Dull. Very little suspense or originality in the way HG Wells' story is told. Pretty much just a paint-by-number, blow-by-blow telling adaptation of the classic novel. Even the fact that the "meteors" contain Martians is given away in the opening narration. This ruins any intrigue re what the meteors are, or what is going to happen.

Add in some cheesy dialogue, predictable plot development and sub-plots and mediocre performances and this is a pretty weak movie.
February 16, 2017
Despite having some weird and dated parts, War of the Worlds is arguably one of my favorite sci-fi films ever made!
November 22, 2016
Actually pretty hard hitting in the term of hostility, though a charade of weaknesses in the cast, music, religion and love-story. At times thrilling, at times horrible.
September 4, 2016
This is a good piece of 50's science-fiction movie based on H. G. Wells' novel of the same name.
½ June 16, 2016
Despite the surprising reliance on religion for plot points and a very dated story, War of the Worlds remains an intelligent and compelling milestone in science fiction classics.
June 2, 2016
A pioneer of more 50s Science Fiction, War of The Worlds is able to dazzle many fans and the audience on H.G Wells' classic novel
½ May 29, 2016
This 1953 film is naīve and some kind of ingenious, but is by far more interesting without the special effects of the 2005 remake
Super Reviewer
April 30, 2016
The science works, it's the fiction that doesn't.
April 7, 2016
Mas apegada a la radionovela de Orson Welles que al clasico literario. Mantiene su status de clasico del genero a pesar de los aņos y lo rustico de sus efectos especiales.
March 22, 2016
It's a frighteningly apocalyptic film, and an exhibition of gorgeous effects that look more like the product of the eighties than the fifties. The War of the Worlds is a strange take on the classic H.G. Wells novel, but it manages to pull everything together and work in its own way.
Super Reviewer
½ January 29, 2016
Byron Haskin spent decades as a cinematographer then a special effects artist before moving fully into directing. He would recycle the Martian heat-ray/laser firing ships for Robinson Crusoe on Mars ten years later. He made genre pictures and surely science fiction was not a prestigious genre during the first half of the 20th century. The special effects are adequate for the time yet clunky. All the performers are non-descript and stiff. H. G. Wells' novel describes a near future in England, which had not yet experienced any world wars, yet still traveled by horse-drawn cart, bicycle, train, or boat. This adaptation has the Martians attacking California first and we are completely entrenched in 1950s attitudes. I was bored to death when the movie focuses on the military scrambling around or hunkered down trying to hold back the relentless Martians. I only slightly prefer scenes with Gene Barry as Dr. Forrester and Ann Robinson as Sylvia (though the little romance and her damsel in distress act get old fast). There are few scenes from the book left intact and with the lack of respect for the original material goes much of the intelligent social commentary. America has entered the Cold War so military force and old time religion are portrayed as our best saving graces, not science.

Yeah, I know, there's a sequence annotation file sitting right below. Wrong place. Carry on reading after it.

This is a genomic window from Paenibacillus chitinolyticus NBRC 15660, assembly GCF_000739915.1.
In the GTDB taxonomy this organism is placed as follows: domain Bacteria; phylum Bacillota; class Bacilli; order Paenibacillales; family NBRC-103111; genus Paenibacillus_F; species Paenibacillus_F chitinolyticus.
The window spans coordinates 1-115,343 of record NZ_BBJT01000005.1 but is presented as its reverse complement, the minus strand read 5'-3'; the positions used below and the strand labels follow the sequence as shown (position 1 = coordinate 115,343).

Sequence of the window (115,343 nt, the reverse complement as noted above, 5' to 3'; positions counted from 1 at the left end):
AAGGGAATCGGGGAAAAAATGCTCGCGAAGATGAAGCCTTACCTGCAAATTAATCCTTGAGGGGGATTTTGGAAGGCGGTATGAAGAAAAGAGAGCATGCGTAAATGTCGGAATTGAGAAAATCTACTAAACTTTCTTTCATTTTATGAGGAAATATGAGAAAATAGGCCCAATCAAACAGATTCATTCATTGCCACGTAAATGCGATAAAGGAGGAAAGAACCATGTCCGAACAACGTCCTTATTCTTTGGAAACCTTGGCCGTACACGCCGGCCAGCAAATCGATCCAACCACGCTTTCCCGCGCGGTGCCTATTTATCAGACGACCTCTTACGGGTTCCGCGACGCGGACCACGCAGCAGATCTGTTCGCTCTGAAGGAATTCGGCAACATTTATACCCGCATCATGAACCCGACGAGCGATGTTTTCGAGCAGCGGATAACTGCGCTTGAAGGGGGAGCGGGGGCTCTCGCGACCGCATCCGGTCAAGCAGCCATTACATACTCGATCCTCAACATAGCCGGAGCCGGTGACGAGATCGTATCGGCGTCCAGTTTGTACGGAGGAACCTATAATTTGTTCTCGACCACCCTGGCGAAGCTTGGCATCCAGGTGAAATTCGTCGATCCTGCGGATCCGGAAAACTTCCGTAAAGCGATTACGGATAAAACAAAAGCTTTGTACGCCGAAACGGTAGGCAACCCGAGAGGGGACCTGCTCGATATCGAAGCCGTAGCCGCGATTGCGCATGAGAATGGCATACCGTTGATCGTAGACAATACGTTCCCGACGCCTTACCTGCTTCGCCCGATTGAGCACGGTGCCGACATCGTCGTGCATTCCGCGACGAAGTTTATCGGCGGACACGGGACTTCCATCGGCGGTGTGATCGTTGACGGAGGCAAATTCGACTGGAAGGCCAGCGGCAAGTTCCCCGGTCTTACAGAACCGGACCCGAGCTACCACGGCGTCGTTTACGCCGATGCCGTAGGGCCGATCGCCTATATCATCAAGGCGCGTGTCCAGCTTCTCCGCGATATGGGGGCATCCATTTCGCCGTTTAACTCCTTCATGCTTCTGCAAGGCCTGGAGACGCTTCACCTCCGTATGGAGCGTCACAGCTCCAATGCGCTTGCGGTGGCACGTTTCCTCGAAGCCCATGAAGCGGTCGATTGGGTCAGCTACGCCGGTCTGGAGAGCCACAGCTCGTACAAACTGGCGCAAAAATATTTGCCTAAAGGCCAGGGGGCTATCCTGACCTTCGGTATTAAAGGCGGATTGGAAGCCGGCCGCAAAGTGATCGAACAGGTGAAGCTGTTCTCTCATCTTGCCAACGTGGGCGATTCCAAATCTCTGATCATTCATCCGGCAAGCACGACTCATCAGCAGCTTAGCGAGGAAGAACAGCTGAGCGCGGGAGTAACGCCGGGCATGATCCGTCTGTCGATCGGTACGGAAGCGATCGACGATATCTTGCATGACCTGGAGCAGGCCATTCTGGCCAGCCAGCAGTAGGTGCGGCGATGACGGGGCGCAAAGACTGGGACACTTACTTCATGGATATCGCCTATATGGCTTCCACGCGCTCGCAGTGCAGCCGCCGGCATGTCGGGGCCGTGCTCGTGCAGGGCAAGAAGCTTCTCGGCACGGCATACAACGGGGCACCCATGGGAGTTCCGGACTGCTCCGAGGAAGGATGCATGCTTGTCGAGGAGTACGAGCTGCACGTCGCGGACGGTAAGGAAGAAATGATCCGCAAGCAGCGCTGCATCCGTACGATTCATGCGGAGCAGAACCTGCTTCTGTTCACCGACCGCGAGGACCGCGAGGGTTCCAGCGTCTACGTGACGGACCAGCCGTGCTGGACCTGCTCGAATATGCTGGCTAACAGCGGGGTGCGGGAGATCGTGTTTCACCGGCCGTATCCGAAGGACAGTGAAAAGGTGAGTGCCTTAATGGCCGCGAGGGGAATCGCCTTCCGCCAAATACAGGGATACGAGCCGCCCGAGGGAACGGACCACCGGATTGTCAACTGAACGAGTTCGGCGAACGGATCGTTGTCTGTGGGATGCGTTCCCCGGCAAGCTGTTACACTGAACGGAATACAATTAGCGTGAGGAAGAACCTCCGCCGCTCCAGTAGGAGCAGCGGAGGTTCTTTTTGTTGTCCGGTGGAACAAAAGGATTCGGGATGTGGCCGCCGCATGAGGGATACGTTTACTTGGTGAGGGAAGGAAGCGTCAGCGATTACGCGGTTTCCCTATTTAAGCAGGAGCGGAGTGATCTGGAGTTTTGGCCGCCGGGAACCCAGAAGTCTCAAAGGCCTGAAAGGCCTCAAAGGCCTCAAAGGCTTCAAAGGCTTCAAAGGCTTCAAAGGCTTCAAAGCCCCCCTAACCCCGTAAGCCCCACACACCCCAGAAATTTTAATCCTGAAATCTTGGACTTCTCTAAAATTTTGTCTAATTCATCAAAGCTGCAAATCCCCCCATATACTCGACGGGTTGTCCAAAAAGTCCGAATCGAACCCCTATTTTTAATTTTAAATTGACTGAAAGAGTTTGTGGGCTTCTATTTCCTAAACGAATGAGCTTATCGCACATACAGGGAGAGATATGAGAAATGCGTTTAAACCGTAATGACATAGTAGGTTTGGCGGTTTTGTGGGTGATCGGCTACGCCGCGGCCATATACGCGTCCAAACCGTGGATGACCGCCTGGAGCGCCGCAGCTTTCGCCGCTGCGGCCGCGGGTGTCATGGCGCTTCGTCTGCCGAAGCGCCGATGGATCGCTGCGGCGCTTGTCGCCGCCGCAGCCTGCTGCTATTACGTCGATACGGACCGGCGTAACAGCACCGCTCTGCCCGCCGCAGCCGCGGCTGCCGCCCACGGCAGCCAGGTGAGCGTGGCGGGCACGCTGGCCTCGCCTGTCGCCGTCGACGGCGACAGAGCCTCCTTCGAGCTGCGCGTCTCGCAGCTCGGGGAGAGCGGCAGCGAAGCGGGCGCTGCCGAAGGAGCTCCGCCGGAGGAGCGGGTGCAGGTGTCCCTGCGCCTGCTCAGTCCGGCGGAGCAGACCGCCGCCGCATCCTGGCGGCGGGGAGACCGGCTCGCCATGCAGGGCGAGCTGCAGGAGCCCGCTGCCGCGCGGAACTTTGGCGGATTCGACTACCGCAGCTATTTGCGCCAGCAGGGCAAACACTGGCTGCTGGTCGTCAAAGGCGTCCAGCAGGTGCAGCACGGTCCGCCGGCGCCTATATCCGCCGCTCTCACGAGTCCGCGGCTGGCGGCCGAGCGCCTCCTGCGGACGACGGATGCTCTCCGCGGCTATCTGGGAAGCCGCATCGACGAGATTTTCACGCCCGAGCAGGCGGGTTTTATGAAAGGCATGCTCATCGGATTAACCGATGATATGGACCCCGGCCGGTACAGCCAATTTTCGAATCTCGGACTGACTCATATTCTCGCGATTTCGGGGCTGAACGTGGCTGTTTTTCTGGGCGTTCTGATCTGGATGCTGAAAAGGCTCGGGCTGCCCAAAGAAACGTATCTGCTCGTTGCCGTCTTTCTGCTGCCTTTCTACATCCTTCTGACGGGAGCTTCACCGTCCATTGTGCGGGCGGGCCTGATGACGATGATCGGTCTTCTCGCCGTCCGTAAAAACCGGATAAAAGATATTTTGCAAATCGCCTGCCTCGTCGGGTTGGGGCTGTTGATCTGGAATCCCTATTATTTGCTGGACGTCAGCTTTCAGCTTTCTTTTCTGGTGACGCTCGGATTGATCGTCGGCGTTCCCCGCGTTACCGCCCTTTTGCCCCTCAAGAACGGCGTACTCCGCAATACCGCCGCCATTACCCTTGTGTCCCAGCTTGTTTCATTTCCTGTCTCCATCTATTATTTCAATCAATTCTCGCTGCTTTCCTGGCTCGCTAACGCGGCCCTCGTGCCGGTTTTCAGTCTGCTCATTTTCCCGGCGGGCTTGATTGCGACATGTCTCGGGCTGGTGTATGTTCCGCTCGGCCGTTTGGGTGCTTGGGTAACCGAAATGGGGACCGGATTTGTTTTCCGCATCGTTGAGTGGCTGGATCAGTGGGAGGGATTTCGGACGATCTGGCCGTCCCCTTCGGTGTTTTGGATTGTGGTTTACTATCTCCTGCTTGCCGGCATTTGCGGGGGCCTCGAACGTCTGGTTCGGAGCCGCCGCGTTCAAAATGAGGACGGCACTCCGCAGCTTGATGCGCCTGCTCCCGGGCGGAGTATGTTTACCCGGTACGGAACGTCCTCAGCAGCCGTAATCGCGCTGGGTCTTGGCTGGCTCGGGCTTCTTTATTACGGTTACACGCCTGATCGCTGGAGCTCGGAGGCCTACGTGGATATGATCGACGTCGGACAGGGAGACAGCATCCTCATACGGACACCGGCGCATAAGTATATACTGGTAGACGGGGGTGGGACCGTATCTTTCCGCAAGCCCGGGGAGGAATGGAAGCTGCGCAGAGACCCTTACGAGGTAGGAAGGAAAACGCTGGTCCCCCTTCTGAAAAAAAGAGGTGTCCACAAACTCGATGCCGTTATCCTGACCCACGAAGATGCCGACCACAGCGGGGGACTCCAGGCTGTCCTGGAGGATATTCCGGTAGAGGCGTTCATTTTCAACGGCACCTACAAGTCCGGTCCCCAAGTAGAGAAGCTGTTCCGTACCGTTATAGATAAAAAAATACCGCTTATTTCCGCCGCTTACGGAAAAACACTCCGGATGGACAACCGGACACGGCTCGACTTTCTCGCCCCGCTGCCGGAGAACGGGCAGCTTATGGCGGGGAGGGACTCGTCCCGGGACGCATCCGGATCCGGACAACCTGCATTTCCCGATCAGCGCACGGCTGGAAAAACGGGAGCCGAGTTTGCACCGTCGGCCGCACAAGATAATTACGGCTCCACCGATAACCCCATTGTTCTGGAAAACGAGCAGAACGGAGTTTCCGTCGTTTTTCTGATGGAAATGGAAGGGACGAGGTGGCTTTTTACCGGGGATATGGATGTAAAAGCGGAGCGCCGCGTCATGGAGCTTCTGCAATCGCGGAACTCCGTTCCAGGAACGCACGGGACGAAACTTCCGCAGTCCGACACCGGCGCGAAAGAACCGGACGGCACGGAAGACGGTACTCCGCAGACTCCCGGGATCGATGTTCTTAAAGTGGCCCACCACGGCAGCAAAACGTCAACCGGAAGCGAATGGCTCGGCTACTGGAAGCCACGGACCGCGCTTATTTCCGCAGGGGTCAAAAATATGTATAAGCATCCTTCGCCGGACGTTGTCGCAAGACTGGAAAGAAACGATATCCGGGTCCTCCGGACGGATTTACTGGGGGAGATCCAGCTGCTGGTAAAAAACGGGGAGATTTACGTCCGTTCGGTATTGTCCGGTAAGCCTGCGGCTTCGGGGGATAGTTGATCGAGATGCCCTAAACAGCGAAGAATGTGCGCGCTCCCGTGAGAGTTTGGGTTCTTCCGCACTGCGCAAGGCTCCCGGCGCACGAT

January 24, 2016
Questionable science and some dated 50s ideals aside, The War of the Worlds boasts great special effects and wonton destruction worthy of a Roland Emmerich production. Those who have seen the Spielberg version will easily recognize how this film influenced the latter. Pacing may be an issue for those not used to older films, but for all others it should still be an enjoyable ride.
½ October 9, 2015
This was the first version of the H.G. Wells' story I'd been exposed to as a kid and this film scared the hell out of me int eh most exhilarating way. The scene where the priest walks across scorched earth with his Bible in hand to confront the alien ships was burned into my memory as a child and it still a powerful scene to watch today. Other scenes burned into my memory include the alien who comes face-to-face with the film's hero, the huddled masses attending church as the world around them, and the films final image of masses on a high hillside. The story is deceptively simple, aliens from Mars invade earth and all of human technology cannot defeat them, that is until the most simple and brilliant of solutions presents itself. The special effects were amazing for the time and they still work today, even if the aliens and alien ship designs are dated. I'd also say that the sound design for the aliens and alien ships is also terrific and extremely scary and effective. Although it's probably too dated for modern audiences, this one is essential viewing for classic film lovers and for sci-fi aficionados.
½ October 4, 2015
Classic. 1950's science fiction at its finest. H.G. Wells would gush over this adaptation and be repulsed by the version that had Tom Cruise.